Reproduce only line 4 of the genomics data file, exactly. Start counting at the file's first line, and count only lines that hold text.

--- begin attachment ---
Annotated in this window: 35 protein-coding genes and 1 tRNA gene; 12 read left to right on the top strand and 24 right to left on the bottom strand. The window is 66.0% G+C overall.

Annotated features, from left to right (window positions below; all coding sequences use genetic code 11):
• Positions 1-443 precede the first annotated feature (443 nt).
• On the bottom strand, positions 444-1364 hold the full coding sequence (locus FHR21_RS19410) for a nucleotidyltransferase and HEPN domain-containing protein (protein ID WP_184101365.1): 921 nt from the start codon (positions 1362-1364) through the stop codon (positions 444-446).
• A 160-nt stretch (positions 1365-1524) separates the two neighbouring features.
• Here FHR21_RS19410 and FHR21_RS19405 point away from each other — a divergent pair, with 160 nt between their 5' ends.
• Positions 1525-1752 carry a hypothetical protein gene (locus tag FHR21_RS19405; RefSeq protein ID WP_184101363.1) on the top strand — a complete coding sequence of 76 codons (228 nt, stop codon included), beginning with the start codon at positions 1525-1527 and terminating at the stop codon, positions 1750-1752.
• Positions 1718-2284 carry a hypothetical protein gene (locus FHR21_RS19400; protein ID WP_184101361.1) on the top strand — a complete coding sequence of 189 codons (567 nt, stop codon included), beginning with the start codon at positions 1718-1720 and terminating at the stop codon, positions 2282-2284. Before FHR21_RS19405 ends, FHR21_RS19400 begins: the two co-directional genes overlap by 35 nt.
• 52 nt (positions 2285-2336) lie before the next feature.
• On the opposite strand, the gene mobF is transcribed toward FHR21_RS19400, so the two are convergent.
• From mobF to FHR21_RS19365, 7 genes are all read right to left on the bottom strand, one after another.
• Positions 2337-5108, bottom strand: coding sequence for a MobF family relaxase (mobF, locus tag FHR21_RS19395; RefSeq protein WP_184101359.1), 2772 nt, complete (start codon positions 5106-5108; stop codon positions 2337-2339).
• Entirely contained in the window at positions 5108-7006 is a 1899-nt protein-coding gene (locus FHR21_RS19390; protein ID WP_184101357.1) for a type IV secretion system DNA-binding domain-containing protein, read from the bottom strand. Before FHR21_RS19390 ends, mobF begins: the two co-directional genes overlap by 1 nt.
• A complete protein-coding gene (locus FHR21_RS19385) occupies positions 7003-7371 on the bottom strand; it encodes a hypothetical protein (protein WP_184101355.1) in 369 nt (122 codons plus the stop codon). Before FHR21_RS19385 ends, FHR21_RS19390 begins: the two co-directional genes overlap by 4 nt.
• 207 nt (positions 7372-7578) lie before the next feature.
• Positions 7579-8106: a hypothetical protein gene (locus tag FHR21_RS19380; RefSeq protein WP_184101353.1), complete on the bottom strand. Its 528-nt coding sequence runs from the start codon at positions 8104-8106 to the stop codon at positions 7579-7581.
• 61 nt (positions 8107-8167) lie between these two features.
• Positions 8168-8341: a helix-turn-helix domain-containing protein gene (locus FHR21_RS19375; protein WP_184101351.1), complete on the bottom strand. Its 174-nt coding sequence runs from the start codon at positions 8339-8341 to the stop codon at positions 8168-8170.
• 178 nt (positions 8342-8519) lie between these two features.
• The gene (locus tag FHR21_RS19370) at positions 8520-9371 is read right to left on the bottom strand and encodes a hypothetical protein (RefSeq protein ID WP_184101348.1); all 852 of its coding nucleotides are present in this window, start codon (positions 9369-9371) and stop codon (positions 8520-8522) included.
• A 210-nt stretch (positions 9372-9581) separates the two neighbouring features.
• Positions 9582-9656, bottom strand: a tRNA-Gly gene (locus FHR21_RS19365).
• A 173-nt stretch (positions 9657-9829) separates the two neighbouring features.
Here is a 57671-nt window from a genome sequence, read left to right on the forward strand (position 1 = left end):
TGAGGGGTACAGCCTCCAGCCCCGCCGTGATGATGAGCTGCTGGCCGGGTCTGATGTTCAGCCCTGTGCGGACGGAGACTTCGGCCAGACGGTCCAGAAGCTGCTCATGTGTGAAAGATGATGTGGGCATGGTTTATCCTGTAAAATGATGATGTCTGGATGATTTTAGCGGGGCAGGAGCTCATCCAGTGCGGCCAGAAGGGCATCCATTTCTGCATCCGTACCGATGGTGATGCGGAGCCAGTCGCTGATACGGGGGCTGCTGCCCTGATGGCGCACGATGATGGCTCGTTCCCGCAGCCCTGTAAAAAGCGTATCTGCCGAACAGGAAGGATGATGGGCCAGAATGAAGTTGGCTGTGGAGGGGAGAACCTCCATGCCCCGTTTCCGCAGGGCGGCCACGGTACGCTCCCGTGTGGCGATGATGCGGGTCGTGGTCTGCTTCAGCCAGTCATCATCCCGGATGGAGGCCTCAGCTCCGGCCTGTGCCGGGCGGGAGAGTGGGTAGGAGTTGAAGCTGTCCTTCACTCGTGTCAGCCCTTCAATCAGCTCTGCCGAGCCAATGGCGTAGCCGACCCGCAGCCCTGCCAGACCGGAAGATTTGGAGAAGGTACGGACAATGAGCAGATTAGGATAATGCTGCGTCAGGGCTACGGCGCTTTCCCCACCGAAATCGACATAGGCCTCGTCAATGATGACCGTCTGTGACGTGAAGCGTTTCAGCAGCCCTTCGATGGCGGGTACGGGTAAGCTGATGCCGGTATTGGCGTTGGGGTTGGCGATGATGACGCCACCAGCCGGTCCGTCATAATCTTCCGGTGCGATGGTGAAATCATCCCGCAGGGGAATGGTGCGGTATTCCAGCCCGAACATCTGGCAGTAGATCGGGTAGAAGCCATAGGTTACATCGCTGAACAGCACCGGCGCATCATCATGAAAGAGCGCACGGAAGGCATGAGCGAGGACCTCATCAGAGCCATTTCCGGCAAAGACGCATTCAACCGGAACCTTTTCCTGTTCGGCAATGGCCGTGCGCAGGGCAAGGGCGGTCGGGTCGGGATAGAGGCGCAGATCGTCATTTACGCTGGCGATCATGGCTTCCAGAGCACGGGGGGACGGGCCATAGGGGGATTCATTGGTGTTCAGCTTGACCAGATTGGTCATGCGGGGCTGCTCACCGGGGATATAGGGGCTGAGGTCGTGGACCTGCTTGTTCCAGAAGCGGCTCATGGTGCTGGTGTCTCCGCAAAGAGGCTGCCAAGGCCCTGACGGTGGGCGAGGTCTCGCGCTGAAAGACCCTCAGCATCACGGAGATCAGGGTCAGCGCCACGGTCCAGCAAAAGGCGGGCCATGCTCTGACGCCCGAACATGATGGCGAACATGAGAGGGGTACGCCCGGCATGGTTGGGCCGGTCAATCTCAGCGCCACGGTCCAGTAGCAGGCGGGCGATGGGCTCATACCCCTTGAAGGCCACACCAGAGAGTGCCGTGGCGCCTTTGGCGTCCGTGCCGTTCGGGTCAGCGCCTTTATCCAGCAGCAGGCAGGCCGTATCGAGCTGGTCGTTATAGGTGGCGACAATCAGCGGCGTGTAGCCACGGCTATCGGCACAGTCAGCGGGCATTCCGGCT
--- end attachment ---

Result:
• On the bottom strand, positions 444-1364 hold the full coding sequence (locus FHR21_RS19410) for a nucleotidyltransferase and HEPN domain-containing protein (protein ID WP_184101365.1): 921 nt from the start codon (positions 1362-1364) through the stop codon (positions 444-446).